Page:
Mollie Tibbetts Is Dead Because Of Male Entitlement

Mollie Tibbetts Isn't Dead Because We Need 'Stricter Immigration,' She's Dead Because Of Male Entitlement

The issue isn't immigration — it's male entitlement.


I have been an avid runner since 2015. My home neighborhood in Denver provides an ideal location for scenic jogs. There's a trail nearby that runs along a creek, shielded by a canopy of aspens and evergreens. My university in Louisiana has a path around its lakes that is frequented by runners, bikers, and their dogs, and when the sun rises over the water it's absolutely divine to witness.

I tell my mother I am going for a run. She requests that I take someone with me. She begs me to get home before dark. She insists that I notify her when I've made it back safely. I reassure her that I'll be fine. Still, as I set out for my run, I can't shake the feeling that I'm leaving home with a target on my back.

By now, most have heard the tragic story of Mollie Tibbetts, a girl who was murdered while on a jog in rural Iowa. Unfortunately, Mollie was not the first woman to deny a man her attention and pay the price with her life. Tales such as these have garnered national attention since 1997 when 12-year-old Laura Smither was killed on a morning run in Texas by serial killer William Reece. Mollie's murder is just one among many examples of violence against women. The difference in Mollie's case, however, is that her killer happened to be an illegal immigrant.

Lots of people have been quick to point out the fact that Mollie Tibbett's killer was an undocumented immigrant, including this article, "Wake Up America! Mollie Tibbetts Would Still Be Alive Today If We Stricter Immigration Policies," which suggests that such an event never would have taken place had we implemented "stricter immigration policies." However, Mollie's murder was not an isolated incident. This isn't the first time a woman has been murdered by a friend, partner, or stranger, and the common denominator isn't illegal immigrants — it's men who can't take no for an answer.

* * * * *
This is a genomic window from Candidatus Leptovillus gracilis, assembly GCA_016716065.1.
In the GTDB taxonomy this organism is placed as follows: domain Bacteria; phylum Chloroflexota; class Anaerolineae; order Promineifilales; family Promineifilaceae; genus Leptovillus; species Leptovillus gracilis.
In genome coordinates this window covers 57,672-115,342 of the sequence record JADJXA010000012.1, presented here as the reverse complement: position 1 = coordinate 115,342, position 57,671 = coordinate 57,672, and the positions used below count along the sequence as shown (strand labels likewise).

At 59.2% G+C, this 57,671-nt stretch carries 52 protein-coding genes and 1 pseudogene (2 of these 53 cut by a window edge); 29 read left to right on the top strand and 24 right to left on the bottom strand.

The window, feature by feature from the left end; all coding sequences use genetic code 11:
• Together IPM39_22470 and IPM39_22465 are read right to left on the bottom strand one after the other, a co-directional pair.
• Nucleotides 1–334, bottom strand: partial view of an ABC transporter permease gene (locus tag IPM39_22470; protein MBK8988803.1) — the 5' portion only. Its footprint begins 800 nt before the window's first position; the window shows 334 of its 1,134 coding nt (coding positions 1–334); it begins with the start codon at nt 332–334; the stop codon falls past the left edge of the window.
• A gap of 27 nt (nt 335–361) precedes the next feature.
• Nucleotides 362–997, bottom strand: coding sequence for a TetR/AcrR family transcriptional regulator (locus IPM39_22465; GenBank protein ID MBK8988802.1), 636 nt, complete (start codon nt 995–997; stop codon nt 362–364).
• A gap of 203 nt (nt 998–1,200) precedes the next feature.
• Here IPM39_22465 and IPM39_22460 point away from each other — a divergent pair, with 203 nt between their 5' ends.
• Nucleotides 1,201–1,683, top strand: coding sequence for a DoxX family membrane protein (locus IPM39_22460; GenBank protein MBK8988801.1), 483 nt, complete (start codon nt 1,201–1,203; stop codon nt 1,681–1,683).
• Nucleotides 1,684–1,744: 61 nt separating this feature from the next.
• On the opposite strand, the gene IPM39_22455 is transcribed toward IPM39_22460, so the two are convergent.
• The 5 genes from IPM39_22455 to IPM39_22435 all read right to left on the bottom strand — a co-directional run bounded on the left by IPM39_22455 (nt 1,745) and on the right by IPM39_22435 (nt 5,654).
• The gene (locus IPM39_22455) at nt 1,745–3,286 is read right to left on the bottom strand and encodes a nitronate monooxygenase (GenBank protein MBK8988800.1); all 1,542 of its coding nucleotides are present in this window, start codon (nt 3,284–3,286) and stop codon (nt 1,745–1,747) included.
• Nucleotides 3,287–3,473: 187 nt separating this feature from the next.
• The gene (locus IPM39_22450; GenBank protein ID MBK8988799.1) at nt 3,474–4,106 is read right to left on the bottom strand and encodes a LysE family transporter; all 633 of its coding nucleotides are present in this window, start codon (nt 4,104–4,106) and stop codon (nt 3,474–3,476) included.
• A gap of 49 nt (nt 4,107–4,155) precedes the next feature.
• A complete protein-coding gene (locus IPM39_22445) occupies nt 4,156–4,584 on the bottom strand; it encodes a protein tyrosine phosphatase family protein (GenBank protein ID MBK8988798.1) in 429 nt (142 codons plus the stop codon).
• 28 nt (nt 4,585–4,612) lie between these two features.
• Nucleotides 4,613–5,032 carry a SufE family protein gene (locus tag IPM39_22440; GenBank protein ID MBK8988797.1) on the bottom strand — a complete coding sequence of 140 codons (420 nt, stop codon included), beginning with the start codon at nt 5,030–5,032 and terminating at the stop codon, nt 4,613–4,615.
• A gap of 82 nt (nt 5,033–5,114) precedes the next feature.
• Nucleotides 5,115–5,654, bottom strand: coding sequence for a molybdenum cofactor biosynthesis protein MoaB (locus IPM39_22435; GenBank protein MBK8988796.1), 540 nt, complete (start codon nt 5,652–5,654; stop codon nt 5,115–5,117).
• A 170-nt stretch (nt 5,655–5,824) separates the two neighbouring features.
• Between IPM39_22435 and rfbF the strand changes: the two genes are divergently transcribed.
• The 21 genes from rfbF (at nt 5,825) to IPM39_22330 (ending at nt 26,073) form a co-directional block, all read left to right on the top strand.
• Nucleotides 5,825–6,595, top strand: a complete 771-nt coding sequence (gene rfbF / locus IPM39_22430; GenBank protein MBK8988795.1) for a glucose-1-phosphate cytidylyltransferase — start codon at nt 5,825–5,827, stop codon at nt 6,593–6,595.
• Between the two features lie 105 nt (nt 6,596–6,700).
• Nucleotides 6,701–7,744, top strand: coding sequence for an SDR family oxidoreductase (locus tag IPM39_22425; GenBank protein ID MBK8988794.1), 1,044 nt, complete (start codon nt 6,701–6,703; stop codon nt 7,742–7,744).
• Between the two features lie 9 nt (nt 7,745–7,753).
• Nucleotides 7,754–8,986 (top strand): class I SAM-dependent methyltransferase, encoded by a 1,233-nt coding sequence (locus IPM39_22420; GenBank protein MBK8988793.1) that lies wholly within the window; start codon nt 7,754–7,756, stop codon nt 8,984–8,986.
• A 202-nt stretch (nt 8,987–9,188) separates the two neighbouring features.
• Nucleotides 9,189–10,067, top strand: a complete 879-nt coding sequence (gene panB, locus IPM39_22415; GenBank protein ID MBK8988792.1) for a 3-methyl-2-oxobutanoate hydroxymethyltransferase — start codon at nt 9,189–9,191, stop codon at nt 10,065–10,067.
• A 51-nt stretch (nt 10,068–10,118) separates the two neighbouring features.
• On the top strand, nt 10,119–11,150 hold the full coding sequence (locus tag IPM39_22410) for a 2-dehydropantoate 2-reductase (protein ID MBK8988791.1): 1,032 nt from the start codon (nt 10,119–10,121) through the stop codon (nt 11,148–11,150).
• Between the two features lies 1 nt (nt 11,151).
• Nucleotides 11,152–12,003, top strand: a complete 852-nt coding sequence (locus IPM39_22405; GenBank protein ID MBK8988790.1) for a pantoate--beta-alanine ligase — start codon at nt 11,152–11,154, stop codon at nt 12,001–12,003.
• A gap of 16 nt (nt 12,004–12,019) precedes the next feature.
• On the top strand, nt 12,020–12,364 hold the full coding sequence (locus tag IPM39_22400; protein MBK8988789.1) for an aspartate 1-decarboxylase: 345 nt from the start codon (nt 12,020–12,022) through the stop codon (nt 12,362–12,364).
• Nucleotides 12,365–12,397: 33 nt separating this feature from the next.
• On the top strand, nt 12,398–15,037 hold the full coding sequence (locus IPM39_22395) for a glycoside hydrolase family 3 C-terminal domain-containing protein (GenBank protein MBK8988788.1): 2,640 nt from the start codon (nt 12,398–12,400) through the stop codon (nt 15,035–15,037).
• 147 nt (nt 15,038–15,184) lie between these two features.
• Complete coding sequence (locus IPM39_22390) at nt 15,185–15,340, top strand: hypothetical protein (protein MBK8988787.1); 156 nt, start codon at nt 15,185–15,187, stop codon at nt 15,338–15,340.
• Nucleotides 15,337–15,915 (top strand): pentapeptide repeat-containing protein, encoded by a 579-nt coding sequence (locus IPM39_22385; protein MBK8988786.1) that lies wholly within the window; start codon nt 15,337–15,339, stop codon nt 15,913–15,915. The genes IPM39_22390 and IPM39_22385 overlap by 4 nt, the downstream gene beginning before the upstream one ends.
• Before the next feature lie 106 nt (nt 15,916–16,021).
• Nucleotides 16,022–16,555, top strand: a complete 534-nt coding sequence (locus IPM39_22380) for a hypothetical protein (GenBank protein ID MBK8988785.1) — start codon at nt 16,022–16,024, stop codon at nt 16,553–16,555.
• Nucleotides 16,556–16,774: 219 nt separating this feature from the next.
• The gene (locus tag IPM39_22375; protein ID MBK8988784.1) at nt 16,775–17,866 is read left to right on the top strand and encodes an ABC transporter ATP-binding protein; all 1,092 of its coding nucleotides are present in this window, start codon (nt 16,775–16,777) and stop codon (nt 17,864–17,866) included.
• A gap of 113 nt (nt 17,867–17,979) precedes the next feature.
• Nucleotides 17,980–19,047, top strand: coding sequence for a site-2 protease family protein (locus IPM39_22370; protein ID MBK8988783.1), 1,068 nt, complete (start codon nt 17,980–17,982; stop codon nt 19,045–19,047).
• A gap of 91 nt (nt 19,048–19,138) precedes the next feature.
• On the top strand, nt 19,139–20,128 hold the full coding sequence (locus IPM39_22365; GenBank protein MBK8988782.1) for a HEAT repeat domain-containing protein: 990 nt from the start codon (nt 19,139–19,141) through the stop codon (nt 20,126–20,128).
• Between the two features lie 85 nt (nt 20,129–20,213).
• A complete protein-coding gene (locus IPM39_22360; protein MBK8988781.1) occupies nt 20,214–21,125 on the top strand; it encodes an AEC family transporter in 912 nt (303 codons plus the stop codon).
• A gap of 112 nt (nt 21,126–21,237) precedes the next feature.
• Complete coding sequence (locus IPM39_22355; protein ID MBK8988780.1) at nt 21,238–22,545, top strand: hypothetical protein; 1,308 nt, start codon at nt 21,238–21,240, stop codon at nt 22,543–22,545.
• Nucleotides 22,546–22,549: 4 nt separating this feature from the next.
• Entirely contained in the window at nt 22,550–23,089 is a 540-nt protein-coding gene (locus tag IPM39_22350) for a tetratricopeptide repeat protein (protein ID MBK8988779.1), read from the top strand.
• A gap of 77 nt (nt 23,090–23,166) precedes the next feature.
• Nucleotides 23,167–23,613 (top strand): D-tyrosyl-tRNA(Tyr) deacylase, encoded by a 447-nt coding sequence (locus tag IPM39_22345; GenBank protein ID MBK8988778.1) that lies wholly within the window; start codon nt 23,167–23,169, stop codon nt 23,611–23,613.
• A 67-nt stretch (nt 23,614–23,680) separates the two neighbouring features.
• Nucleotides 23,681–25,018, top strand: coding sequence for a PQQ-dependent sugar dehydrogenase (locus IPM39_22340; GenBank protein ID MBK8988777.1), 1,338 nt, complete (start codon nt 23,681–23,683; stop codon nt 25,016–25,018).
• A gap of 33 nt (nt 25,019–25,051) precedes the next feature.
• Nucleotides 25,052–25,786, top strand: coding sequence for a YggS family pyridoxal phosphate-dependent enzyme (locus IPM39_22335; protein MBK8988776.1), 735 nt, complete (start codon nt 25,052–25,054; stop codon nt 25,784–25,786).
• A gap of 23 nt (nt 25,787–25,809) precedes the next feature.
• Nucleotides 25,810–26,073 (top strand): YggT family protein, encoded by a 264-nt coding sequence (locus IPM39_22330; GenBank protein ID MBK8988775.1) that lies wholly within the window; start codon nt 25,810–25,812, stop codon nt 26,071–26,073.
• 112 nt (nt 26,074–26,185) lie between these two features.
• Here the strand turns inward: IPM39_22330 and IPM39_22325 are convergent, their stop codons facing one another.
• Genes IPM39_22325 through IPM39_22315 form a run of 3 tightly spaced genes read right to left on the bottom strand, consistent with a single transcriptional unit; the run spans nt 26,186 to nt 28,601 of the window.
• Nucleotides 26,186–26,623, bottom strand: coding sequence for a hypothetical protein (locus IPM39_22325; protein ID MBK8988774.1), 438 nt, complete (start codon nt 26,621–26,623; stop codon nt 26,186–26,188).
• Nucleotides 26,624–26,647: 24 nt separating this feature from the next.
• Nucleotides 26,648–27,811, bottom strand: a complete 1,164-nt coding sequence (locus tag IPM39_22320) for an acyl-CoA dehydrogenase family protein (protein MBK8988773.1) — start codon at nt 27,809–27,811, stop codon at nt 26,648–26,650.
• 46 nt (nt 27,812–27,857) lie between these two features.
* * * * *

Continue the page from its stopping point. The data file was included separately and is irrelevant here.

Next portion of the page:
Most women are all too familiar with being harassed, followed, or even threatened by men. For many of us, it's incorporated into our daily routines. A 2017 survey reports that 43% of women have experienced harassment while running (the number rises to 58% for women under the age of 30). 1 in 3 women have experienced physical or sexual violence at the hands of men. It's impossible to tell how many acts of violence against women are committed by people who are here illegally, but besides the fact that undocumented immigrants are less likely to be perpetrators of violent crime, scapegoating immigration is missing the point entirely.

Furthermore, it's fair to assume that Mollie would be appalled that people are using her death to justify anti-immigrant sentiments. Mollie's family members themselves have pushed back against such ideas on social media:

@samlucasss / Twitter

Mollie's father also voiced his thoughts as a guest columnist on the Des Moines Register, expressing his disdain that people would dare to use his daughter's death as a catalyst to a racist, xenophobic agenda. Blaming the incident on illegal immigration as a whole isn't just shifting the blame — it's disrespectful to Mollie's memory.

While examining what lead up to Mollie's murder and violence against countless women like her, the question remains: what can we do to fix it? The World Health Organization identifies risk factors associated with becoming a perpetrator of physical and sexual violence, including but not limited to poor education, exposure to violence in the home, social norms that recognize men as inherently superior to women, mental illness that goes untreated, and sexual entitlement. There's no clear answer to the question of how to end violence against women, but perhaps we can start with strengthening our education system, improving our healthcare, and socializing our children into environments that embrace gender equality early on. But one thing is for sure- vilifying immigrants and creating further division is not the solution.

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This Is How Your Same-Sex Marriage Affects Me As A Catholic Woman

I hear you over there, Bible Bob.

It won't.

Wait, what?